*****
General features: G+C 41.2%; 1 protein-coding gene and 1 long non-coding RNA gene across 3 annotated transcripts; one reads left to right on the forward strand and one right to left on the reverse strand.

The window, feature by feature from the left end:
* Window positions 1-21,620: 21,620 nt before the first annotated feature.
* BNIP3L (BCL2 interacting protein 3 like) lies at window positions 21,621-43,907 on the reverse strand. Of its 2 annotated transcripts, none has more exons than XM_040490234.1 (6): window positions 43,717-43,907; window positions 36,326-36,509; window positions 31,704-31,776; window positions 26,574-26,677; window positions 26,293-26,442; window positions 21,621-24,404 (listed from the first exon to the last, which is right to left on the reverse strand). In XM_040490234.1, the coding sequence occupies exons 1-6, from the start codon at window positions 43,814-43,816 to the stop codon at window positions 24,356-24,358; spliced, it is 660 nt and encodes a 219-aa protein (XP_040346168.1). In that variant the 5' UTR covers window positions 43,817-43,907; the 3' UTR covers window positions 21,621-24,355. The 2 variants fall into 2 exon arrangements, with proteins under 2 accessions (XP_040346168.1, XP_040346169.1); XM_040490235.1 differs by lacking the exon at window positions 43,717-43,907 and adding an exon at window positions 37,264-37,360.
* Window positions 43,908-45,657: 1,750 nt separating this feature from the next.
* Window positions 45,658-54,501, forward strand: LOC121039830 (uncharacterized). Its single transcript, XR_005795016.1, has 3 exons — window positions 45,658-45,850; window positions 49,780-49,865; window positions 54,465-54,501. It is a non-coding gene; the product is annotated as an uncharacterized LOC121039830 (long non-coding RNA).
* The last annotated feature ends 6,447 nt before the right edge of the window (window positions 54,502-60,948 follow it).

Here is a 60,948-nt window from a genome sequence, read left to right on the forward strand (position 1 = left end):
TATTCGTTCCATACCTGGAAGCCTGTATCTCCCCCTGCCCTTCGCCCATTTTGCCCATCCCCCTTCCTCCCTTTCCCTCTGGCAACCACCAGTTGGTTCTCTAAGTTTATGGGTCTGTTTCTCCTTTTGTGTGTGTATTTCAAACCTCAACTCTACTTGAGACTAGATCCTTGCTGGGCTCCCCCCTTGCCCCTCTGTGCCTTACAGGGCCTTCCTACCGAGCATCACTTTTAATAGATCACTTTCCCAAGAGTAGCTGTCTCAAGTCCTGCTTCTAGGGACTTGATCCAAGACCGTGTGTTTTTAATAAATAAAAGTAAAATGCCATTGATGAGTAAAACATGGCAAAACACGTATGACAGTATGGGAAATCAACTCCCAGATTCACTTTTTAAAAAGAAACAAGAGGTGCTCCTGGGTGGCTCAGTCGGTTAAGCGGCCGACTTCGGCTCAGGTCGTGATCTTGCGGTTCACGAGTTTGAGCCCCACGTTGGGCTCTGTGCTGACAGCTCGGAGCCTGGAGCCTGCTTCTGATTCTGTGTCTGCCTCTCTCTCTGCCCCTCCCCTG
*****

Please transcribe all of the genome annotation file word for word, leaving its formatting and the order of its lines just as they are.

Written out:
General features: G+C 41.2%; 1 protein-coding gene and 1 long non-coding RNA gene across 3 annotated transcripts; one reads left to right on the forward strand and one right to left on the reverse strand.

The window, feature by feature from the left end:
* Window positions 1-21,620: 21,620 nt before the first annotated feature.
* BNIP3L (BCL2 interacting protein 3 like) lies at window positions 21,621-43,907 on the reverse strand. Of its 2 annotated transcripts, none has more exons than XM_040490234.1 (6): window positions 43,717-43,907; window positions 36,326-36,509; window positions 31,704-31,776; window positions 26,574-26,677; window positions 26,293-26,442; window positions 21,621-24,404 (listed from the first exon to the last, which is right to left on the reverse strand). In XM_040490234.1, the coding sequence occupies exons 1-6, from the start codon at window positions 43,814-43,816 to the stop codon at window positions 24,356-24,358; spliced, it is 660 nt and encodes a 219-aa protein (XP_040346168.1). In that variant the 5' UTR covers window positions 43,817-43,907; the 3' UTR covers window positions 21,621-24,355. The 2 variants fall into 2 exon arrangements, with proteins under 2 accessions (XP_040346168.1, XP_040346169.1); XM_040490235.1 differs by lacking the exon at window positions 43,717-43,907 and adding an exon at window positions 37,264-37,360.
* Window positions 43,908-45,657: 1,750 nt separating this feature from the next.
* Window positions 45,658-54,501, forward strand: LOC121039830 (uncharacterized). Its single transcript, XR_005795016.1, has 3 exons — window positions 45,658-45,850; window positions 49,780-49,865; window positions 54,465-54,501. It is a non-coding gene; the product is annotated as an uncharacterized LOC121039830 (long non-coding RNA).
* The last annotated feature ends 6,447 nt before the right edge of the window (window positions 54,502-60,948 follow it).

Here is a 60,948-nt window from a genome sequence, read left to right on the forward strand (position 1 = left end):
TATTCGTTCCATACCTGGAAGCCTGTATCTCCCCCTGCCCTTCGCCCATTTTGCCCATCCCCCTTCCTCCCTTTCCCTCTGGCAACCACCAGTTGGTTCTCTAAGTTTATGGGTCTGTTTCTCCTTTTGTGTGTGTATTTCAAACCTCAACTCTACTTGAGACTAGATCCTTGCTGGGCTCCCCCCTTGCCCCTCTGTGCCTTACAGGGCCTTCCTACCGAGCATCACTTTTAATAGATCACTTTCCCAAGAGTAGCTGTCTCAAGTCCTGCTTCTAGGGACTTGATCCAAGACCGTGTGTTTTTAATAAATAAAAGTAAAATGCCATTGATGAGTAAAACATGGCAAAACACGTATGACAGTATGGGAAATCAACTCCCAGATTCACTTTTTAAAAAGAAACAAGAGGTGCTCCTGGGTGGCTCAGTCGGTTAAGCGGCCGACTTCGGCTCAGGTCGTGATCTTGCGGTTCACGAGTTTGAGCCCCACGTTGGGCTCTGTGCTGACAGCTCGGAGCCTGGAGCCTGCTTCTGATTCTGTGTCTGCCTCTCTCTCTGCCCCTCCCCTG